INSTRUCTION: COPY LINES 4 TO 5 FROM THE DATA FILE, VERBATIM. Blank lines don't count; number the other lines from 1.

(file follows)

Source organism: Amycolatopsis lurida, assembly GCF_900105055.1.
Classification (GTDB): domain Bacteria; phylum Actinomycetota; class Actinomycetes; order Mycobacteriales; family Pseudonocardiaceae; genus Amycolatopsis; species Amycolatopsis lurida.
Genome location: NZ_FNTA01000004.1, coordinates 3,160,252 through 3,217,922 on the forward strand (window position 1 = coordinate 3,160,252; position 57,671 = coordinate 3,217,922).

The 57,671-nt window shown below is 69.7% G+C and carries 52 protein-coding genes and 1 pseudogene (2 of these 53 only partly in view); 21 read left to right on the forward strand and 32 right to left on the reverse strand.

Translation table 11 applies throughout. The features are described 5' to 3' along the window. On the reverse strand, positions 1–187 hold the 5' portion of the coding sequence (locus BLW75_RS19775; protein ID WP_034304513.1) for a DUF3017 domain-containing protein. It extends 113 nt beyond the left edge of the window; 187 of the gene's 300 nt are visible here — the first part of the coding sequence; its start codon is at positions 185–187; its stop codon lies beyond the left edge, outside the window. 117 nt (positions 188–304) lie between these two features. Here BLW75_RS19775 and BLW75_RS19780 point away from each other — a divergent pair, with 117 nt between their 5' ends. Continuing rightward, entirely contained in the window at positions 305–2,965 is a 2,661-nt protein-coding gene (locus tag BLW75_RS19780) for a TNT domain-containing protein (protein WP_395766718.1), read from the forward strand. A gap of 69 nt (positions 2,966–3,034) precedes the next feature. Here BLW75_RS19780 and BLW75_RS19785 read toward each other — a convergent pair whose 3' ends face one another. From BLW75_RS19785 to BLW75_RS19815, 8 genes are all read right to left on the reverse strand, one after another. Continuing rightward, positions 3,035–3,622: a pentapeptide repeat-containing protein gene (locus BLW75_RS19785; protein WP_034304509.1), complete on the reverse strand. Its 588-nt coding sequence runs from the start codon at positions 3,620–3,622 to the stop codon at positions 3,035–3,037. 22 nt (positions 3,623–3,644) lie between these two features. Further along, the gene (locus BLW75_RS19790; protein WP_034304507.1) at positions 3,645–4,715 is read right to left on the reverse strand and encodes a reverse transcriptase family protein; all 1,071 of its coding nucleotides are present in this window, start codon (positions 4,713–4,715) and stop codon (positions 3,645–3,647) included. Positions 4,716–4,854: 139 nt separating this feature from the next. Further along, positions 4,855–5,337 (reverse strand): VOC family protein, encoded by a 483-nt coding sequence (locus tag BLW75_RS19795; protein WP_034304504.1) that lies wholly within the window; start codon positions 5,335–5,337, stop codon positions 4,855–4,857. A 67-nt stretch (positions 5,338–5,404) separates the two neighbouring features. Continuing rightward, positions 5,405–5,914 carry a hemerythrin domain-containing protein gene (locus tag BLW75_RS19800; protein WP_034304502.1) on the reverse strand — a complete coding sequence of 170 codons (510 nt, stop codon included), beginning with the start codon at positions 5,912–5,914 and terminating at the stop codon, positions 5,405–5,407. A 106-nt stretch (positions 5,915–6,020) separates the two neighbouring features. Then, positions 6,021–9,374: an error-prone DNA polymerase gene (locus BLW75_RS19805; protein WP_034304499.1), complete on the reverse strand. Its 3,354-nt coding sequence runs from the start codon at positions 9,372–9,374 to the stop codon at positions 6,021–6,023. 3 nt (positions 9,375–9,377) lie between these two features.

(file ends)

The 57,671-nt window shown below is 69.7% G+C and carries 52 protein-coding genes and 1 pseudogene (2 of these 53 only partly in view); 21 read left to right on the forward strand and 32 right to left on the reverse strand.

Translation table 11 applies throughout. The features are described 5' to 3' along the window. On the reverse strand, positions 1–187 hold the 5' portion of the coding sequence (locus BLW75_RS19775; protein ID WP_034304513.1) for a DUF3017 domain-containing protein. It extends 113 nt beyond the left edge of the window; 187 of the gene's 300 nt are visible here — the first part of the coding sequence; its start codon is at positions 185–187; its stop codon lies beyond the left edge, outside the window. 117 nt (positions 188–304) lie between these two features. Here BLW75_RS19775 and BLW75_RS19780 point away from each other — a divergent pair, with 117 nt between their 5' ends. Continuing rightward, entirely contained in the window at positions 305–2,965 is a 2,661-nt protein-coding gene (locus tag BLW75_RS19780) for a TNT domain-containing protein (protein WP_395766718.1), read from the forward strand. A gap of 69 nt (positions 2,966–3,034) precedes the next feature. Here BLW75_RS19780 and BLW75_RS19785 read toward each other — a convergent pair whose 3' ends face one another. From BLW75_RS19785 to BLW75_RS19815, 8 genes are all read right to left on the reverse strand, one after another. Continuing rightward, positions 3,035–3,622: a pentapeptide repeat-containing protein gene (locus BLW75_RS19785; protein WP_034304509.1), complete on the reverse strand. Its 588-nt coding sequence runs from the start codon at positions 3,620–3,622 to the stop codon at positions 3,035–3,037. 22 nt (positions 3,623–3,644) lie between these two features. Further along, the gene (locus BLW75_RS19790; protein WP_034304507.1) at positions 3,645–4,715 is read right to left on the reverse strand and encodes a reverse transcriptase family protein; all 1,071 of its coding nucleotides are present in this window, start codon (positions 4,713–4,715) and stop codon (positions 3,645–3,647) included. Positions 4,716–4,854: 139 nt separating this feature from the next. Further along, positions 4,855–5,337 (reverse strand): VOC family protein, encoded by a 483-nt coding sequence (locus tag BLW75_RS19795; protein WP_034304504.1) that lies wholly within the window; start codon positions 5,335–5,337, stop codon positions 4,855–4,857. A 67-nt stretch (positions 5,338–5,404) separates the two neighbouring features. Continuing rightward, positions 5,405–5,914 carry a hemerythrin domain-containing protein gene (locus tag BLW75_RS19800; protein WP_034304502.1) on the reverse strand — a complete coding sequence of 170 codons (510 nt, stop codon included), beginning with the start codon at positions 5,912–5,914 and terminating at the stop codon, positions 5,405–5,407. A 106-nt stretch (positions 5,915–6,020) separates the two neighbouring features. Then, positions 6,021–9,374: an error-prone DNA polymerase gene (locus BLW75_RS19805; protein WP_034304499.1), complete on the reverse strand. Its 3,354-nt coding sequence runs from the start codon at positions 9,372–9,374 to the stop codon at positions 6,021–6,023. 3 nt (positions 9,375–9,377) lie between these two features.